Realistic pattern for new station at 90.7 FM, showing interference from CKUT (purple) and

Realistic pattern for new station at 90.7 FM, showing interference from CKUT (purple) and Ottawa’s CBOF-FM (blue).

The 50-watt station at 90.7 MHz (between CKUT at 90.3 and Radio Ville-Marie at 91.3) is called La Voix de St-Lo, and already operates online. It’s run out of the Centre communautaire Bon Courage de Place Benoit.

Its signal would reach eastern St-Laurent and the Town of Mount Royal, but not much beyond that before being wiped out by CKUT or the Radio-Canada station in Ottawa.

As I explained in January when the application was published, the station’s proposed programming would be mainly one- and two-hour programs, 94% in French but a bit of English, Spanish and Arabic. Music would take up a large part of the programming, but the application says that it would have 42.7% spoken word content, including 75 minutes a week of news. It only proposes broadcasting 70 hours a week (10 hours a day) to start.

The station proposed a high amount of third-language programming, but the CRTC notes in its decision that Montreal has several ethnic radio stations, so it is limited to 15% of programming in a language other than English or French.

It has two years from today to get on the air (but can ask for an extension), and its licence is up in 2022.

Posted in TV

CTV kills Canada AM on 24 hours’ notice, will replace it with younger version

Canada AM, which for 44 years was the national morning show on CTV, is no more. On Thursday, owner Bell Media announced that Friday would be the last show.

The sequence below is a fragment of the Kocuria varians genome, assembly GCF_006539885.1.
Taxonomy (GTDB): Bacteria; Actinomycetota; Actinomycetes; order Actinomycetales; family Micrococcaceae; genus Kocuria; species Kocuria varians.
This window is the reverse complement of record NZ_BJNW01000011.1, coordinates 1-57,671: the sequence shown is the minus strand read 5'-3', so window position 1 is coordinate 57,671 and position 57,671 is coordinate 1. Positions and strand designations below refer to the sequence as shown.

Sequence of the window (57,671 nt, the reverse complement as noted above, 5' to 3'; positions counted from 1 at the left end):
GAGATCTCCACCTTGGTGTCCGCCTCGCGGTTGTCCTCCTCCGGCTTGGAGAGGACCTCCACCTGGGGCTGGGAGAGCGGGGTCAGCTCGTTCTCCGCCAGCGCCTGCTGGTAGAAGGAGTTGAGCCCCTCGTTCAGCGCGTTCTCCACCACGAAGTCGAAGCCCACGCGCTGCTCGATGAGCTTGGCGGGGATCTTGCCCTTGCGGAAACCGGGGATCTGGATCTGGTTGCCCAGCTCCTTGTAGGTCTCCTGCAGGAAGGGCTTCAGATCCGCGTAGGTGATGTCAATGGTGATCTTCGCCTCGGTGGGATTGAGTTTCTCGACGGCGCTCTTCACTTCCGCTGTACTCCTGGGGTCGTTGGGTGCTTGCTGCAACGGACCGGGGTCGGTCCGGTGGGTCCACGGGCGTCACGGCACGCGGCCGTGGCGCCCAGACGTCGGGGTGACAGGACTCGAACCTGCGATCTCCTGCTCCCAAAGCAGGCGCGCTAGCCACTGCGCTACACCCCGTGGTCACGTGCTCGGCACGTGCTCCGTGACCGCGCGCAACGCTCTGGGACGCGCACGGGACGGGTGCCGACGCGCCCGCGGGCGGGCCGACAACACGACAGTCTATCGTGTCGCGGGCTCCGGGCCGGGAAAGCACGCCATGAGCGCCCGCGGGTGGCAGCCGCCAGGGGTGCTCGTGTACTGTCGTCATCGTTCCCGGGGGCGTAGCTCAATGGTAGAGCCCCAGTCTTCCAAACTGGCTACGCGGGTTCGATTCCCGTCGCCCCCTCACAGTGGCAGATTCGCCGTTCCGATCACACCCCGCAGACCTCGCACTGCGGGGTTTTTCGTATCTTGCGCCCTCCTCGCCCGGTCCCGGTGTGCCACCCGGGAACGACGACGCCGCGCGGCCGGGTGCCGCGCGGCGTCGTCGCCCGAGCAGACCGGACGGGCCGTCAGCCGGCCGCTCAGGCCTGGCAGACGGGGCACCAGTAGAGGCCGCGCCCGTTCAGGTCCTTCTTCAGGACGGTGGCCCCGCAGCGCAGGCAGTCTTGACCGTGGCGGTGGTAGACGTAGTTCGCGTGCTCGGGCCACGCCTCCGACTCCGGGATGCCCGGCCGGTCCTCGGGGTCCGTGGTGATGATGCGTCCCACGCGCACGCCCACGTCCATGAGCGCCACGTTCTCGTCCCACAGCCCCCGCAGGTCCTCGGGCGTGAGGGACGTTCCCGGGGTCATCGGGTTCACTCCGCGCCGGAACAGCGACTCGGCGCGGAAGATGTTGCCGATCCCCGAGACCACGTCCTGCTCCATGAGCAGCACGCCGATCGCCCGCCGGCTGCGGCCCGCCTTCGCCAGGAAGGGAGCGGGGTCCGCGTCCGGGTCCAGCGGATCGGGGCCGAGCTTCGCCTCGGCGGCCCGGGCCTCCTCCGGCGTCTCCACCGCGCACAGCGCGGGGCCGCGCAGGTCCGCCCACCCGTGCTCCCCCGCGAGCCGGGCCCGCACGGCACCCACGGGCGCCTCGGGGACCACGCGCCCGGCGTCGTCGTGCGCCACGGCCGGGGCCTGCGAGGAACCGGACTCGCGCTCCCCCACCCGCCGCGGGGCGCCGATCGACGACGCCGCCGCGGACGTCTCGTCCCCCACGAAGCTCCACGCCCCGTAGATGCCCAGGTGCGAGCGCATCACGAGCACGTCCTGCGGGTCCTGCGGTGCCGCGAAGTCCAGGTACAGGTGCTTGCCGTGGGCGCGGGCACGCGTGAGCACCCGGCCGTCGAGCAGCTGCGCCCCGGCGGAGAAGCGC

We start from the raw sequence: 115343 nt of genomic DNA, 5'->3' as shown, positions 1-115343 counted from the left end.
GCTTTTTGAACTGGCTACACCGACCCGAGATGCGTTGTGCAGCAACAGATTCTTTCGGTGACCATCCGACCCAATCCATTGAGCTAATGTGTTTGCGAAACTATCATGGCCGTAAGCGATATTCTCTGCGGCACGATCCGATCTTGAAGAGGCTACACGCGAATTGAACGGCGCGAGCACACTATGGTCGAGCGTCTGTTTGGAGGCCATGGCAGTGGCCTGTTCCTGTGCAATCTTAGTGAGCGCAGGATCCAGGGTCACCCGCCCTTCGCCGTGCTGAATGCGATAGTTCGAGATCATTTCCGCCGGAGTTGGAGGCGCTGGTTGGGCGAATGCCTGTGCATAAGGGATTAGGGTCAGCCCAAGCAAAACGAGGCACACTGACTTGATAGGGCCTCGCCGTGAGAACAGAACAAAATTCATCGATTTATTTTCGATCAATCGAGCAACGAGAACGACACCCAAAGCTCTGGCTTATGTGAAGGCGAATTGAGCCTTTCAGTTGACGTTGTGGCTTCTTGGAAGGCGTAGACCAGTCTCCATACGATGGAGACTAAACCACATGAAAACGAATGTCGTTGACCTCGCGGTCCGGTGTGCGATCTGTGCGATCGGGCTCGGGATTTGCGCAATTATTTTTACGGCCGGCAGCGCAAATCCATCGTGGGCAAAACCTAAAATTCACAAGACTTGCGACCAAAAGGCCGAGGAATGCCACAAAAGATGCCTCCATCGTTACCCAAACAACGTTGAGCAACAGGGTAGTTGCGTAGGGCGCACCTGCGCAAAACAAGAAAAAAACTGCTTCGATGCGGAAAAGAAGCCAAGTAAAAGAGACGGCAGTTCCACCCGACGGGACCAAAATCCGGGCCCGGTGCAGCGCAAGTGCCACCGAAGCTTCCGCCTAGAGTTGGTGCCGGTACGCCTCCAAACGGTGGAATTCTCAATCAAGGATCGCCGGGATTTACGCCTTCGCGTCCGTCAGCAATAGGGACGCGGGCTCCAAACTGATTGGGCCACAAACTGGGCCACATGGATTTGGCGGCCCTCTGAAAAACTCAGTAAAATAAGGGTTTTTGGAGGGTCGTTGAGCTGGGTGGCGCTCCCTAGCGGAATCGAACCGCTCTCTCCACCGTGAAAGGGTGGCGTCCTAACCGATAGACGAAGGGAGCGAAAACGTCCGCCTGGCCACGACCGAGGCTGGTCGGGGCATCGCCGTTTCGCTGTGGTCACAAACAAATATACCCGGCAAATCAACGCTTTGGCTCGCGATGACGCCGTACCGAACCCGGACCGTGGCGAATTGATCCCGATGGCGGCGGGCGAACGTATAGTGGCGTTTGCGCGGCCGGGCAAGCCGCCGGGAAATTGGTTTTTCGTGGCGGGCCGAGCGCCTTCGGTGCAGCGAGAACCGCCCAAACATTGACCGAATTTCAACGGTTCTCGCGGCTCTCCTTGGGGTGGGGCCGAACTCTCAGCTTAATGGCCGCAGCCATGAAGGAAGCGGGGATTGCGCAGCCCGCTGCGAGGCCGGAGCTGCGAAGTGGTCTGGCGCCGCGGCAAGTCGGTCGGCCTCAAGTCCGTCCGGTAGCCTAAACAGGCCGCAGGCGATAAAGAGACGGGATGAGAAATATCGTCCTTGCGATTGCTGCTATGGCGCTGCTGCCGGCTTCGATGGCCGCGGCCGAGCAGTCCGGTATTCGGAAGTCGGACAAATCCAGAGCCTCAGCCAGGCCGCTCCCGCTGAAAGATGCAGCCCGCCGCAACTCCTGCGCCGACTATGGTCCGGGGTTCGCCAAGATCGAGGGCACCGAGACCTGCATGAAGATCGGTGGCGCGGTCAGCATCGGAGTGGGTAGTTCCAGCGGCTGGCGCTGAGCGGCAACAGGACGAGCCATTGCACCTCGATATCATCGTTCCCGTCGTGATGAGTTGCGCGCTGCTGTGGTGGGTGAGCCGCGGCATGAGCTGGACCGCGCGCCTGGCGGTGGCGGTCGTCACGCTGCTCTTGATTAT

While it gave a chance for the show to say goodbye, it wasn’t much of one. Producers cobbled together a tribute show with lots of still pictures (many of them poor-quality social media posts taken from cellphones, and almost all from the past few years) and well wishes people sent in through Facebook, Twitter and email.

The reason for the cancellation wasn’t budget cuts, or a desire to cut down on Canadian content, or an evil plan to save money by rebroadcasting CTV News Channel (Canada AM was already simulcast on CTVNC), but rather a desire to reboot the morning show format and maybe attract a younger audience.

On Monday, Bell Media announced its replacement: Your Morning, hosted by Ben Mulroney and Anne-Marie Mediwake. (Pop Goes The News had spread a rumour that the two of them would host this show when the Canada AM cancellation broke.) The show will debut in late August.

The basics are the same: Three hours each weekday morning, airing on CTV stations in Eastern Canada (CTV-owned Western Canada stations air local morning shows under the CTV Morning Live brand), and simulcast on CTV News Channel.

Mulroney and Mediwake are joined by “anchors” Melissa Grelo, Lindsey Deluce (news) and Kelsey McEwen (weather). Mulroney and Grelo will continue in their other jobs as hosts of eTalk and The Social, respectively.

The most telling detail about the new show is that it’s produced by the people behind CTV’s other daytime programs, The Marilyn Denis Show and The Social, including executive producer Michelle Crespi. So expect the new show to have a feel similar to those shows.

That also means moving, from suburban Agincourt (20 kilometres from downtown Toronto), where it shared space with CTV Toronto, TSN and CTV News Channel, to 299 Queen Street West downtown, the historic home of City TV and MuchMusic, that currently hosts CTV’s daytime programming, eTalk and BNN, among others.

The fact that CTV is calling this a new show with a new name, and not simply announcing new hosts and a new studio for Canada AM, should indicate how Bell Media feels about the Canada AM brand. The fact that it’s almost a half-century old was a source of pride, but also a problem. It’s your mother’s morning TV show. So even though it’s the same idea with the same time slot and broadcast in the same places, the new show gets a new (awful) name, a new studio and a new look.